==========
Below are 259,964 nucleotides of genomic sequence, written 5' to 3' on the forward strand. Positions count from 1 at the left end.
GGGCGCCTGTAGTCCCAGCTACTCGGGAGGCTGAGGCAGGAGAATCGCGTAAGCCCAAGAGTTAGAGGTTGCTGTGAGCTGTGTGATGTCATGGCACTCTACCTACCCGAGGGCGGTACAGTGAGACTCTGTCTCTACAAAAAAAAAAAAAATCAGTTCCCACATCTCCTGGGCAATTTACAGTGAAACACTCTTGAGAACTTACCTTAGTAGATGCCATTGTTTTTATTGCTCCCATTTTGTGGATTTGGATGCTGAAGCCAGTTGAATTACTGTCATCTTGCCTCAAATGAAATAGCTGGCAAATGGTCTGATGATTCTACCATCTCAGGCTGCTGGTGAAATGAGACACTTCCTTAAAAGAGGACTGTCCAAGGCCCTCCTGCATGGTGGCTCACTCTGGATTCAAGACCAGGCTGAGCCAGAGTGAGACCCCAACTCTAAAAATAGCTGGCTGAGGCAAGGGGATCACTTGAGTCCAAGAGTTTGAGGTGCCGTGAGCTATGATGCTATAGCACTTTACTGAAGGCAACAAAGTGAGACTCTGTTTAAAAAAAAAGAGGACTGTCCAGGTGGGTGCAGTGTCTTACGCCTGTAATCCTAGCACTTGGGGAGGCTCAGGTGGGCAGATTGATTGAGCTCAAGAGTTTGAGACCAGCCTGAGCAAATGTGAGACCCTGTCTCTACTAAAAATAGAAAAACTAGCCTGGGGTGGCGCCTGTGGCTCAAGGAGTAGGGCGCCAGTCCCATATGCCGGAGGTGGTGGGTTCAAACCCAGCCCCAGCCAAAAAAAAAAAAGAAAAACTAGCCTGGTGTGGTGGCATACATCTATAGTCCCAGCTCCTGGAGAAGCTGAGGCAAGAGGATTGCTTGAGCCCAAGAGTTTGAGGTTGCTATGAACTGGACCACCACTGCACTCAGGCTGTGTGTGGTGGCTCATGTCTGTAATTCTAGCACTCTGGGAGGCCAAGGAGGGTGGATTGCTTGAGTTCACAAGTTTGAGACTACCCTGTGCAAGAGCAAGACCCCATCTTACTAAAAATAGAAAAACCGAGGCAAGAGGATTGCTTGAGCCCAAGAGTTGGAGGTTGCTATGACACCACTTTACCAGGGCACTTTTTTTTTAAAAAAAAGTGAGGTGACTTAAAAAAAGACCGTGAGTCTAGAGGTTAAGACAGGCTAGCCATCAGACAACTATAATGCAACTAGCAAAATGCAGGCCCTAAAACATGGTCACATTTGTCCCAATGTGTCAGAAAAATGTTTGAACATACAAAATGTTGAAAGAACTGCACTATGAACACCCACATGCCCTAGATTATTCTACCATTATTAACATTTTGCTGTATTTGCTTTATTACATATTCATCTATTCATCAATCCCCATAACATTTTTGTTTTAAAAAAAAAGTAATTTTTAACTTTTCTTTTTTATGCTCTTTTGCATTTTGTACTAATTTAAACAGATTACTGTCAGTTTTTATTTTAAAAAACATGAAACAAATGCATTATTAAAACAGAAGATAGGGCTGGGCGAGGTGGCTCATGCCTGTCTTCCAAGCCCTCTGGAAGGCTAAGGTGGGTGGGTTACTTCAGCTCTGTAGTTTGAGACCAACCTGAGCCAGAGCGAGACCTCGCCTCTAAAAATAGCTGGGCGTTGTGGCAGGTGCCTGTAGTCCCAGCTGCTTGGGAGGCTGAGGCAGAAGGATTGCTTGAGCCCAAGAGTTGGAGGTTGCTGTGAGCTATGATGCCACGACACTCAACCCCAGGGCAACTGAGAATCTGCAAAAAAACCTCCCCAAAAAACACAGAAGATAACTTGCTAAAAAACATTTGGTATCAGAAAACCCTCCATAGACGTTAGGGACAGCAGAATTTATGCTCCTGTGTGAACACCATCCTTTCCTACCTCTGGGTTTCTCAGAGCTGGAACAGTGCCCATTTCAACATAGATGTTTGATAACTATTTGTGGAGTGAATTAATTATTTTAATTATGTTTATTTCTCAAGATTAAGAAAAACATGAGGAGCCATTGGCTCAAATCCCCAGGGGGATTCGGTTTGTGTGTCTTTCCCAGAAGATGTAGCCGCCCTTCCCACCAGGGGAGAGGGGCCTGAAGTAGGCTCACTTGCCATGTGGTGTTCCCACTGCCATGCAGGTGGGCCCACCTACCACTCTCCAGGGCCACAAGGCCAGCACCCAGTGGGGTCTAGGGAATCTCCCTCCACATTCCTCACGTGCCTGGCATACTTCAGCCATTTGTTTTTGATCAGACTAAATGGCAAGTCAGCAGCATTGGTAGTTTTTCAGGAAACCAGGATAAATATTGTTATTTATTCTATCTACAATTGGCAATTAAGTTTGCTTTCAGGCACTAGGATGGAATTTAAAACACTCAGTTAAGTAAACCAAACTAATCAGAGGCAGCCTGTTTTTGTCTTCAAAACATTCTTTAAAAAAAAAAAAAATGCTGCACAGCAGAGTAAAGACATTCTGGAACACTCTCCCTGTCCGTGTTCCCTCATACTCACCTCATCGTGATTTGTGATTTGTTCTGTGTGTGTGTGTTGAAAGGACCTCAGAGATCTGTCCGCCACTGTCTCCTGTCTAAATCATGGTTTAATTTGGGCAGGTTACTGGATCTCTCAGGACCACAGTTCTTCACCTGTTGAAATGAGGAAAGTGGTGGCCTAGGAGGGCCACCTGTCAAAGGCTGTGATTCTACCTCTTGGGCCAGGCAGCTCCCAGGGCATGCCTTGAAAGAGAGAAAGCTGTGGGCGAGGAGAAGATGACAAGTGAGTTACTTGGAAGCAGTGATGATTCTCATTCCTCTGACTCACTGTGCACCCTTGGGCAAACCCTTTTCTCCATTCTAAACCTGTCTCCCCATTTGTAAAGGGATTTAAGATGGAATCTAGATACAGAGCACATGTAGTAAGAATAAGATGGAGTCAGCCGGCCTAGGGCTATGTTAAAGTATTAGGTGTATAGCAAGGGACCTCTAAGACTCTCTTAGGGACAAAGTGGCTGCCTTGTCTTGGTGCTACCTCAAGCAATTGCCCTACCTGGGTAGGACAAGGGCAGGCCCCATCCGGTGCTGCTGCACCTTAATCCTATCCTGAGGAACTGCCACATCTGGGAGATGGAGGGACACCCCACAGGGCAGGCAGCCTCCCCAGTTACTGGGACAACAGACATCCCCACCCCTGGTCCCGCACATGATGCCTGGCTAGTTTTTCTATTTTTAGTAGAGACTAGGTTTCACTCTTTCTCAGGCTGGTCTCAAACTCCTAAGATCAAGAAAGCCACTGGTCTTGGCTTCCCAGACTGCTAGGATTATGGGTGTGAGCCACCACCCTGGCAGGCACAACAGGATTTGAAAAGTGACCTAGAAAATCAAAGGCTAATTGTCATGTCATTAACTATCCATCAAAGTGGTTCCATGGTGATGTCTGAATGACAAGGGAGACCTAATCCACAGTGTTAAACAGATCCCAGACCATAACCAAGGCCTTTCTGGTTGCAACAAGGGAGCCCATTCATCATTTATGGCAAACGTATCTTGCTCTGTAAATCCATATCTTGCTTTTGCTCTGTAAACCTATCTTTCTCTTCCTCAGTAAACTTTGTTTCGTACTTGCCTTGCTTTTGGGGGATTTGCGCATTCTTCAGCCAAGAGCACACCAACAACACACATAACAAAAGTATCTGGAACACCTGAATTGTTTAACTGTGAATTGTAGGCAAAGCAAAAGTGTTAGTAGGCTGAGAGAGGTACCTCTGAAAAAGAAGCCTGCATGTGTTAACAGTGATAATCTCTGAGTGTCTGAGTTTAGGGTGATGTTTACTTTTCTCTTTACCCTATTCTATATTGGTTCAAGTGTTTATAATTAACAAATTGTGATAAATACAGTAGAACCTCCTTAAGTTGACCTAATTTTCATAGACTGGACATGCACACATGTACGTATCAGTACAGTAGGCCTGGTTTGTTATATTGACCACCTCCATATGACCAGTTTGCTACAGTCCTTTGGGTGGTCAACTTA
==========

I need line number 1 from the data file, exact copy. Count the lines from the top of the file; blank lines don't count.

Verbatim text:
Below are 259,964 nucleotides of genomic sequence, written 5' to 3' on the forward strand. Positions count from 1 at the left end.